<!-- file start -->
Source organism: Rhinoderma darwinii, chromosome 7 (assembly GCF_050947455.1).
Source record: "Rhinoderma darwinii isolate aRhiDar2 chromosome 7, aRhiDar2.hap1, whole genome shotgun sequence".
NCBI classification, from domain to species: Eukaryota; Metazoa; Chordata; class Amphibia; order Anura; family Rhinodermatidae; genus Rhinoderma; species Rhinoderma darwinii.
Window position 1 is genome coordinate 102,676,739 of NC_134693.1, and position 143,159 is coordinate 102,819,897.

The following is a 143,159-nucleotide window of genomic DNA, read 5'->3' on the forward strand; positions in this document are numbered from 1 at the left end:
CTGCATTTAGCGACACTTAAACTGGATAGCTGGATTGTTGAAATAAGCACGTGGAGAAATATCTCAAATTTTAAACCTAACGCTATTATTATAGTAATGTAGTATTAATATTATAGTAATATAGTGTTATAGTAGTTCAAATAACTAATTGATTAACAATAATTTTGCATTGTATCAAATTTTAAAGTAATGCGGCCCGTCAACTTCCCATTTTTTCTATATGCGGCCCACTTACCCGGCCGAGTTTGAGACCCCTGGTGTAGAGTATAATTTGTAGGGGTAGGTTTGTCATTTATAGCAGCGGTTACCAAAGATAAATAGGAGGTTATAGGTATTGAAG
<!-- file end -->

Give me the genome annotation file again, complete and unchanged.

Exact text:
Source organism: Rhinoderma darwinii, chromosome 7 (assembly GCF_050947455.1).
Source record: "Rhinoderma darwinii isolate aRhiDar2 chromosome 7, aRhiDar2.hap1, whole genome shotgun sequence".
NCBI classification, from domain to species: Eukaryota; Metazoa; Chordata; class Amphibia; order Anura; family Rhinodermatidae; genus Rhinoderma; species Rhinoderma darwinii.
Window position 1 is genome coordinate 102,676,739 of NC_134693.1, and position 143,159 is coordinate 102,819,897.

The following is a 143,159-nucleotide window of genomic DNA, read 5'->3' on the forward strand; positions in this document are numbered from 1 at the left end:
CTGCATTTAGCGACACTTAAACTGGATAGCTGGATTGTTGAAATAAGCACGTGGAGAAATATCTCAAATTTTAAACCTAACGCTATTATTATAGTAATGTAGTATTAATATTATAGTAATATAGTGTTATAGTAGTTCAAATAACTAATTGATTAACAATAATTTTGCATTGTATCAAATTTTAAAGTAATGCGGCCCGTCAACTTCCCATTTTTTCTATATGCGGCCCACTTACCCGGCCGAGTTTGAGACCCCTGGTGTAGAGTATAATTTGTAGGGGTAGGTTTGTCATTTATAGCAGCGGTTACCAAAGATAAATAGGAGGTTATAGGTATTGAAG